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Mathematik, Informatik und Statistik - Open Access LMU - Teil 03/03 Ludwig-Maximilians-Universität München

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Die Universitätsbibliothek (UB) verfügt über ein umfangreiches Archiv an elektronischen Medien, das von Volltextsammlungen über Zeitungsarchive, Wörterbücher und Enzyklopädien bis hin zu ausführlichen Bibliographien und mehr als 1000 Datenbanken reicht. Auf iTunes U stellt die UB unter anderem eine Auswahl an elektronischen Publikationen der Wissenschaftlerinnen und Wissenschaftler an der LMU bereit. (Dies ist der 3. von 3 Teilen der Sammlung 'Mathematik, Informatik und Statistik - Open Access LMU'.)

    A General Framework for the Selection of Effect Type in Ordinal Regression 1/2

    A General Framework for the Selection of Effect Type in Ordinal Regression 1/2

    In regression models for ordinal response, each covariate can be equipped with either a simple, global effect or a more flexible and complex effect which is specific to the response categories. Instead of a priori assuming one of these effect types, as is done in the majority of the literature, we argue in this paper that effect type selection shall be data-based. For this purpose, we propose a novel and general penalty framework that allows for an automatic, data-driven selection between global and category-specific effects in all types of ordinal regression models. Optimality conditions and an estimation algorithm for the resulting penalized estimator are given. We show that our approach is asymptotically consistent in both effect type and variable selection and possesses the oracle property. A detailed application further illustrates the workings of our method and demonstrates the advantages of effect type selection on real data.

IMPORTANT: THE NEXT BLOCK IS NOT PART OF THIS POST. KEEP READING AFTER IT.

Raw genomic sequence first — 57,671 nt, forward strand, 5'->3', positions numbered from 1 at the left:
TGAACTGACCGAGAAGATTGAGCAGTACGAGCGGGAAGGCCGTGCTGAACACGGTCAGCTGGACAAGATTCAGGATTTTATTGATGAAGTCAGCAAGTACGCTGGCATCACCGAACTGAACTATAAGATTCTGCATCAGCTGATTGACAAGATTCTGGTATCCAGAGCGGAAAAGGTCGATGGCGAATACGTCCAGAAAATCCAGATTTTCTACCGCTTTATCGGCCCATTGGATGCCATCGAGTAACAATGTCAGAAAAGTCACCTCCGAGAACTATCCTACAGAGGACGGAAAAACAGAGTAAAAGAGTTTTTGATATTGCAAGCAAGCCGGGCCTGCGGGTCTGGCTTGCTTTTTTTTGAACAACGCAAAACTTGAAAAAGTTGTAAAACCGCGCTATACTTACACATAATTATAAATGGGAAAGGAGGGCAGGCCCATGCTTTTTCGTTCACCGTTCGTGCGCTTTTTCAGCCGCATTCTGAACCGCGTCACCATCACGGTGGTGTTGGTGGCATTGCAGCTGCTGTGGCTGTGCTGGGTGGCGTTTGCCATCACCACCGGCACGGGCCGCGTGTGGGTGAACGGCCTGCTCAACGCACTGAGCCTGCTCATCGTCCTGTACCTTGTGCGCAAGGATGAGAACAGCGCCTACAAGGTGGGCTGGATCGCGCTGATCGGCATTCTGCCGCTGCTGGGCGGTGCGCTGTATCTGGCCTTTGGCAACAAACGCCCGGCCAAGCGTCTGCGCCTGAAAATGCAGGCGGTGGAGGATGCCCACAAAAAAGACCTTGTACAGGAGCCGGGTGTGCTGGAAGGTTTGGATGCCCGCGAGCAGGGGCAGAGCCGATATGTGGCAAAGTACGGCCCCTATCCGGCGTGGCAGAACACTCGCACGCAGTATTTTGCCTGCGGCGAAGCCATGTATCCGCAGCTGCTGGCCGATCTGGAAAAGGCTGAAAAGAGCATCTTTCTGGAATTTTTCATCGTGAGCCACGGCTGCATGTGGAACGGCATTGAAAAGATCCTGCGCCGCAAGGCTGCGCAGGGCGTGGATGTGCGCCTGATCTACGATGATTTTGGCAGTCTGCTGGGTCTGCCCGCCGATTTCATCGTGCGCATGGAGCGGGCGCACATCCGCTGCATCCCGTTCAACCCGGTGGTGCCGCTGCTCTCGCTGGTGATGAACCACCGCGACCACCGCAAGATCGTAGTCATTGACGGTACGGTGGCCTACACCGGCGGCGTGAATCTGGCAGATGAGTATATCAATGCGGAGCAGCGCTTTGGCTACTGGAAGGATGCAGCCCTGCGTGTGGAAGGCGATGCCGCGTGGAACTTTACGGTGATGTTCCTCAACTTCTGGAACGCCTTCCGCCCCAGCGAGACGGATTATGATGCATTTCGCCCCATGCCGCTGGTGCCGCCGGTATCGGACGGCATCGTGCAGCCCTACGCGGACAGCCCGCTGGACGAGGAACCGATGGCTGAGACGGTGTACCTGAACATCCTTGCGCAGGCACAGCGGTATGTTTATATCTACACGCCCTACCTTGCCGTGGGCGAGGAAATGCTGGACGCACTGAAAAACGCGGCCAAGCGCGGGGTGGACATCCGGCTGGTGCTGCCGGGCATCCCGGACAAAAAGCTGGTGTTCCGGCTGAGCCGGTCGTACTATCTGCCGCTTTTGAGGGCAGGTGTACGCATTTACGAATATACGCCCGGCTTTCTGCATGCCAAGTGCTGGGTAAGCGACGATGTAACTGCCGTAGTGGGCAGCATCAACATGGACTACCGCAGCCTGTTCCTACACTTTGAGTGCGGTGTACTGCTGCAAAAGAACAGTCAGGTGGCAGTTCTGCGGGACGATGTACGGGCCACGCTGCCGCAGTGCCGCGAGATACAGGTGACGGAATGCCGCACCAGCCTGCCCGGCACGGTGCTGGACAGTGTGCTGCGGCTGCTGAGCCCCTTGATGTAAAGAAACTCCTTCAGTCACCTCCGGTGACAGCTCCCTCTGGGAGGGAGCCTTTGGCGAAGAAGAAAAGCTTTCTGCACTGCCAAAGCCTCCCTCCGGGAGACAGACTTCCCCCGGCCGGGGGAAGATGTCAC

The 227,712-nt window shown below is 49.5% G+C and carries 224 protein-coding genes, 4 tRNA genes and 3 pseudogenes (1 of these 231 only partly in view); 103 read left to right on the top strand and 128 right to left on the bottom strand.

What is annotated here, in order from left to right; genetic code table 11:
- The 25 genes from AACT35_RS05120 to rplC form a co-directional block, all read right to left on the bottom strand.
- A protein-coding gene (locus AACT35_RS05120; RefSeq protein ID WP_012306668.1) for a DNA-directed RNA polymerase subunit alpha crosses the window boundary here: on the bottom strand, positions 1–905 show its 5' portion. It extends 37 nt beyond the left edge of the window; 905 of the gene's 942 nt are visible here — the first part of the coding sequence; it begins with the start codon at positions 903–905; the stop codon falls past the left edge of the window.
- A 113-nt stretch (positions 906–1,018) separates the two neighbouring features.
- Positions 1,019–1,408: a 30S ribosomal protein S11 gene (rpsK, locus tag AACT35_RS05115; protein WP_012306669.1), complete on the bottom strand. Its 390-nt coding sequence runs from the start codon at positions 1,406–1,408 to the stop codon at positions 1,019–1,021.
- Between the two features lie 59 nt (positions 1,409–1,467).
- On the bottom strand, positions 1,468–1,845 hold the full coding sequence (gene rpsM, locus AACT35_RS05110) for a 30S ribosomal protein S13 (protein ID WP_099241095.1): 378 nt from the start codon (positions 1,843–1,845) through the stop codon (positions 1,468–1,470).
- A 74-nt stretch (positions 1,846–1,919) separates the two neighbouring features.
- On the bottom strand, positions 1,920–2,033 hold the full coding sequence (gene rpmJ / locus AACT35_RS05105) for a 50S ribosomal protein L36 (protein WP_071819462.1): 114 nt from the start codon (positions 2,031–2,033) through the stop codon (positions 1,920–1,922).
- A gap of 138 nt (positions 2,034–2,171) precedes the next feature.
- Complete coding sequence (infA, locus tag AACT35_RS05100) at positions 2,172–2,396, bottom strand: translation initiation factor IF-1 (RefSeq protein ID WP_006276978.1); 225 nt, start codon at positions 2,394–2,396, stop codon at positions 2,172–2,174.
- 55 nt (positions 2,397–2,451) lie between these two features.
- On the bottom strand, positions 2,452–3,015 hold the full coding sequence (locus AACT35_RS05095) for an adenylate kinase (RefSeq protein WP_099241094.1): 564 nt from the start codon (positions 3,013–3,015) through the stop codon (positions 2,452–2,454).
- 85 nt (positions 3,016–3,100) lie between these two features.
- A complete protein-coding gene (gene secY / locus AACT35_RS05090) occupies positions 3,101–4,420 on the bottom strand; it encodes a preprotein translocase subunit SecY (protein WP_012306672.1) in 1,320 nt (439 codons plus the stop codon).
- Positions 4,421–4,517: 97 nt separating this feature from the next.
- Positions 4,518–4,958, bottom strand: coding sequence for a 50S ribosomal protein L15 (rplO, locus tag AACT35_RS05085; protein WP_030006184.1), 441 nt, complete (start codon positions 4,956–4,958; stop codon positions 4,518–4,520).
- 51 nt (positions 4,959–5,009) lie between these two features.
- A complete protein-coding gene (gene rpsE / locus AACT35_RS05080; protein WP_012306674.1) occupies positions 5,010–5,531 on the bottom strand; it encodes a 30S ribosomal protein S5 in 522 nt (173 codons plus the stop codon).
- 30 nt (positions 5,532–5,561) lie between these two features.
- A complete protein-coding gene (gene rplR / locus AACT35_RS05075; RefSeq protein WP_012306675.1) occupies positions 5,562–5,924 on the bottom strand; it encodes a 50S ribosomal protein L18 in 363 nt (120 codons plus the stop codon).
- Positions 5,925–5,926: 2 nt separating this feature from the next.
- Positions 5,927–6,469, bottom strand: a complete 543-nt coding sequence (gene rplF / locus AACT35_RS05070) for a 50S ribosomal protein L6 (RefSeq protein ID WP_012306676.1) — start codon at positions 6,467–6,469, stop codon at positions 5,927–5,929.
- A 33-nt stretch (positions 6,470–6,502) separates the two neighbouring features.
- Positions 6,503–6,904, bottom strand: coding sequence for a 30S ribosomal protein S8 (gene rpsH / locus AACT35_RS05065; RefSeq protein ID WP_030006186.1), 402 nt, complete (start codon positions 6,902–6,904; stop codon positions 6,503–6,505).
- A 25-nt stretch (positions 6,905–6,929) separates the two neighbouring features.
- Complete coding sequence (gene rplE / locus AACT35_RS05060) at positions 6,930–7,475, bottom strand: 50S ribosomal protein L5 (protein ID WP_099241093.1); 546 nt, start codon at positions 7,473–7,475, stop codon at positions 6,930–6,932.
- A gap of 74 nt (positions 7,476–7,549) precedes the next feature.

A General Framework for the Selection of Effect Type in Ordinal Regression 2/2

    A General Framework for the Selection of Effect Type in Ordinal Regression 2/2

    In regression models for ordinal response, each covariate can be equipped with either a simple, global effect or a more flexible and complex effect which is specific to the response categories. Instead of a priori assuming one of these effect types, as is done in the majority of the literature, we argue in this paper that effect type selection shall be data-based. For this purpose, we propose a novel and general penalty framework that allows for an automatic, data-driven selection between global and category-specific effects in all types of ordinal regression models. Optimality conditions and an estimation algorithm for the resulting penalized estimator are given. We show that our approach is asymptotically consistent in both effect type and variable selection and possesses the oracle property. A detailed application further illustrates the workings of our method and demonstrates the advantages of effect type selection on real data.

    Identifiability in penalized function-on-function regression models

    Identifiability in penalized function-on-function regression models

    Regression models with functional responses and covariates constitute a powerful and increasingly important model class. However, regression with functional data poses well known and challenging problems of non-identifiability. This non-identifiability can manifest itself in arbitrarily large errors for coefficient surface estimates despite accurate predictions of the responses, thus invalidating substantial interpretations of the fitted models.